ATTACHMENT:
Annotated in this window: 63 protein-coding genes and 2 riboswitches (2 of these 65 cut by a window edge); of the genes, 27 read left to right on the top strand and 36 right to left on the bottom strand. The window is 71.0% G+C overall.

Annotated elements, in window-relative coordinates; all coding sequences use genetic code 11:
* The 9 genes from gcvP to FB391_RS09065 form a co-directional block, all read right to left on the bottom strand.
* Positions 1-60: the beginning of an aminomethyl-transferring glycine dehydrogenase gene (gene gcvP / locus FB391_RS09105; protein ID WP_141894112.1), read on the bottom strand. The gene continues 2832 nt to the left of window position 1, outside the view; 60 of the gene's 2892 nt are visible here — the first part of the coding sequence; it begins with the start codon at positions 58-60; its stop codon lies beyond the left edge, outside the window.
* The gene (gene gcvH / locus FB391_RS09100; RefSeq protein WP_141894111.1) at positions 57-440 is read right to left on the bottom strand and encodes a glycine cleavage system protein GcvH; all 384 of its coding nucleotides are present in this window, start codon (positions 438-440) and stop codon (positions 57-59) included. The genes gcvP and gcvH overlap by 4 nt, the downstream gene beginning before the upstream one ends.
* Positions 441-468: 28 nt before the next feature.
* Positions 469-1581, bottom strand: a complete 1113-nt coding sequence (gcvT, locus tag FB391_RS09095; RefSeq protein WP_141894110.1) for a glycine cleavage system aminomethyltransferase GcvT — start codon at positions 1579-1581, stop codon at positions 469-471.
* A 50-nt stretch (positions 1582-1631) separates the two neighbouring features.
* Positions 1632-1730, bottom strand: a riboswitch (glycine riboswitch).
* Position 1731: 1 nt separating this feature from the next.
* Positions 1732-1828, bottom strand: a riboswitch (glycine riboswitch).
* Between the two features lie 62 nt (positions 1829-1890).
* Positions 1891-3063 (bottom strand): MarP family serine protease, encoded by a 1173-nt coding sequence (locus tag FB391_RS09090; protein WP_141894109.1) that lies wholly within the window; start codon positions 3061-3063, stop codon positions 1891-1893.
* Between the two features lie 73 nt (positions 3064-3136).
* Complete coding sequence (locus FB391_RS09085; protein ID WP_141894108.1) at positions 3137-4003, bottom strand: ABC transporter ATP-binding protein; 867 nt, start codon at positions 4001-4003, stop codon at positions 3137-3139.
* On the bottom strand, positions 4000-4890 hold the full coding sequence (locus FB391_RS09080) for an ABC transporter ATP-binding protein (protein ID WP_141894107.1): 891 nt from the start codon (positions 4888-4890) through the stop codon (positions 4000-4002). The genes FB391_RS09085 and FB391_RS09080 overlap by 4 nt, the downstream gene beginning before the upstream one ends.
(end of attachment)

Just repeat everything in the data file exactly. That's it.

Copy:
Annotated in this window: 63 protein-coding genes and 2 riboswitches (2 of these 65 cut by a window edge); of the genes, 27 read left to right on the top strand and 36 right to left on the bottom strand. The window is 71.0% G+C overall.

Annotated elements, in window-relative coordinates; all coding sequences use genetic code 11:
* The 9 genes from gcvP to FB391_RS09065 form a co-directional block, all read right to left on the bottom strand.
* Positions 1-60: the beginning of an aminomethyl-transferring glycine dehydrogenase gene (gene gcvP / locus FB391_RS09105; protein ID WP_141894112.1), read on the bottom strand. The gene continues 2832 nt to the left of window position 1, outside the view; 60 of the gene's 2892 nt are visible here — the first part of the coding sequence; it begins with the start codon at positions 58-60; its stop codon lies beyond the left edge, outside the window.
* The gene (gene gcvH / locus FB391_RS09100; RefSeq protein WP_141894111.1) at positions 57-440 is read right to left on the bottom strand and encodes a glycine cleavage system protein GcvH; all 384 of its coding nucleotides are present in this window, start codon (positions 438-440) and stop codon (positions 57-59) included. The genes gcvP and gcvH overlap by 4 nt, the downstream gene beginning before the upstream one ends.
* Positions 441-468: 28 nt before the next feature.
* Positions 469-1581, bottom strand: a complete 1113-nt coding sequence (gcvT, locus tag FB391_RS09095; RefSeq protein WP_141894110.1) for a glycine cleavage system aminomethyltransferase GcvT — start codon at positions 1579-1581, stop codon at positions 469-471.
* A 50-nt stretch (positions 1582-1631) separates the two neighbouring features.
* Positions 1632-1730, bottom strand: a riboswitch (glycine riboswitch).
* Position 1731: 1 nt separating this feature from the next.
* Positions 1732-1828, bottom strand: a riboswitch (glycine riboswitch).
* Between the two features lie 62 nt (positions 1829-1890).
* Positions 1891-3063 (bottom strand): MarP family serine protease, encoded by a 1173-nt coding sequence (locus tag FB391_RS09090; protein WP_141894109.1) that lies wholly within the window; start codon positions 3061-3063, stop codon positions 1891-1893.
* Between the two features lie 73 nt (positions 3064-3136).
* Complete coding sequence (locus FB391_RS09085; protein ID WP_141894108.1) at positions 3137-4003, bottom strand: ABC transporter ATP-binding protein; 867 nt, start codon at positions 4001-4003, stop codon at positions 3137-3139.
* On the bottom strand, positions 4000-4890 hold the full coding sequence (locus FB391_RS09080) for an ABC transporter ATP-binding protein (protein ID WP_141894107.1): 891 nt from the start codon (positions 4888-4890) through the stop codon (positions 4000-4002). The genes FB391_RS09085 and FB391_RS09080 overlap by 4 nt, the downstream gene beginning before the upstream one ends.